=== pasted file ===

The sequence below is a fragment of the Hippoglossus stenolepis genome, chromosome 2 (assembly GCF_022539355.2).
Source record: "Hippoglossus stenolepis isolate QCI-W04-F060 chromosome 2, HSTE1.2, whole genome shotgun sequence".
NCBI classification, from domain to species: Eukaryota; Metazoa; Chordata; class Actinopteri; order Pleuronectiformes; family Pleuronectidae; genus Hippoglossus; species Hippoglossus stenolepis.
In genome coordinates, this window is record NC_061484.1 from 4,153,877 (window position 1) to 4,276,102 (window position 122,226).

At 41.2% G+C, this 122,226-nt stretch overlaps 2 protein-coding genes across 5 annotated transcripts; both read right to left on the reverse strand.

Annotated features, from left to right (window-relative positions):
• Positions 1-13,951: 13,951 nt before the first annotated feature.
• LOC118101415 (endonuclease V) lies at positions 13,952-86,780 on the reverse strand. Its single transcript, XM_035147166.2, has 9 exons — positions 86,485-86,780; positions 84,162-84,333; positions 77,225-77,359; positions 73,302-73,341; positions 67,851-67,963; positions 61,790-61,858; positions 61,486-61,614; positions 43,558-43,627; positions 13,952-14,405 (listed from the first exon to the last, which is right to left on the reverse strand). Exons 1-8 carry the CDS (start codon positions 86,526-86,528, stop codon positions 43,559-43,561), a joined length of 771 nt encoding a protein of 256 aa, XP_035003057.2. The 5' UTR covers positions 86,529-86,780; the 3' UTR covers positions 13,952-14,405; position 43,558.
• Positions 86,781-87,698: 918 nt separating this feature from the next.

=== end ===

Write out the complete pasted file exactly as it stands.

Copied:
The sequence below is a fragment of the Hippoglossus stenolepis genome, chromosome 2 (assembly GCF_022539355.2).
Source record: "Hippoglossus stenolepis isolate QCI-W04-F060 chromosome 2, HSTE1.2, whole genome shotgun sequence".
NCBI classification, from domain to species: Eukaryota; Metazoa; Chordata; class Actinopteri; order Pleuronectiformes; family Pleuronectidae; genus Hippoglossus; species Hippoglossus stenolepis.
In genome coordinates, this window is record NC_061484.1 from 4,153,877 (window position 1) to 4,276,102 (window position 122,226).

At 41.2% G+C, this 122,226-nt stretch overlaps 2 protein-coding genes across 5 annotated transcripts; both read right to left on the reverse strand.

Annotated features, from left to right (window-relative positions):
• Positions 1-13,951: 13,951 nt before the first annotated feature.
• LOC118101415 (endonuclease V) lies at positions 13,952-86,780 on the reverse strand. Its single transcript, XM_035147166.2, has 9 exons — positions 86,485-86,780; positions 84,162-84,333; positions 77,225-77,359; positions 73,302-73,341; positions 67,851-67,963; positions 61,790-61,858; positions 61,486-61,614; positions 43,558-43,627; positions 13,952-14,405 (listed from the first exon to the last, which is right to left on the reverse strand). Exons 1-8 carry the CDS (start codon positions 86,526-86,528, stop codon positions 43,559-43,561), a joined length of 771 nt encoding a protein of 256 aa, XP_035003057.2. The 5' UTR covers positions 86,529-86,780; the 3' UTR covers positions 13,952-14,405; position 43,558.
• Positions 86,781-87,698: 918 nt separating this feature from the next.